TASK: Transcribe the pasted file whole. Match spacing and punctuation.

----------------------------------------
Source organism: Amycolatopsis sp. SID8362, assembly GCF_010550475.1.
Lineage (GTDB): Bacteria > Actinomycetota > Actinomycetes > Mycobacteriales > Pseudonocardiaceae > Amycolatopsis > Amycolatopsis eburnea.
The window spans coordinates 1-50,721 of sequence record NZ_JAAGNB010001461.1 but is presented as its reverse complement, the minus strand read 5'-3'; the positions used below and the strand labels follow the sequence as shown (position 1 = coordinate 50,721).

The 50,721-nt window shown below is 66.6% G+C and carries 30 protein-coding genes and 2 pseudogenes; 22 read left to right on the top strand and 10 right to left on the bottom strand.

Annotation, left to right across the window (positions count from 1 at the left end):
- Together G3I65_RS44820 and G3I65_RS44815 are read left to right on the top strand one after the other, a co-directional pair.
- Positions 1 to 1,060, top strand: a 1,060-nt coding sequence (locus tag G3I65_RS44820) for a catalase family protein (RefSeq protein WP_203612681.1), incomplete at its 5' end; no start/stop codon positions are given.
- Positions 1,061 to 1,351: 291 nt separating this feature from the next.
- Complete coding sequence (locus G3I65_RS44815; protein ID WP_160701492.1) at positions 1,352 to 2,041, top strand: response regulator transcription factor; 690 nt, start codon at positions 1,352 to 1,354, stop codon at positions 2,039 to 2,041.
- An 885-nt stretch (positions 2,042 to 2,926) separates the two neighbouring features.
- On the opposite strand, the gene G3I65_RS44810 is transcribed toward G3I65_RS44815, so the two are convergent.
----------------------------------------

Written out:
Source organism: Amycolatopsis sp. SID8362, assembly GCF_010550475.1.
Lineage (GTDB): Bacteria > Actinomycetota > Actinomycetes > Mycobacteriales > Pseudonocardiaceae > Amycolatopsis > Amycolatopsis eburnea.
The window spans coordinates 1-50,721 of sequence record NZ_JAAGNB010001461.1 but is presented as its reverse complement, the minus strand read 5'-3'; the positions used below and the strand labels follow the sequence as shown (position 1 = coordinate 50,721).

The 50,721-nt window shown below is 66.6% G+C and carries 30 protein-coding genes and 2 pseudogenes; 22 read left to right on the top strand and 10 right to left on the bottom strand.

Annotation, left to right across the window (positions count from 1 at the left end):
- Together G3I65_RS44820 and G3I65_RS44815 are read left to right on the top strand one after the other, a co-directional pair.
- Positions 1 to 1,060, top strand: a 1,060-nt coding sequence (locus tag G3I65_RS44820) for a catalase family protein (RefSeq protein WP_203612681.1), incomplete at its 5' end; no start/stop codon positions are given.
- Positions 1,061 to 1,351: 291 nt separating this feature from the next.
- Complete coding sequence (locus G3I65_RS44815; protein ID WP_160701492.1) at positions 1,352 to 2,041, top strand: response regulator transcription factor; 690 nt, start codon at positions 1,352 to 1,354, stop codon at positions 2,039 to 2,041.
- An 885-nt stretch (positions 2,042 to 2,926) separates the two neighbouring features.
- On the opposite strand, the gene G3I65_RS44810 is transcribed toward G3I65_RS44815, so the two are convergent.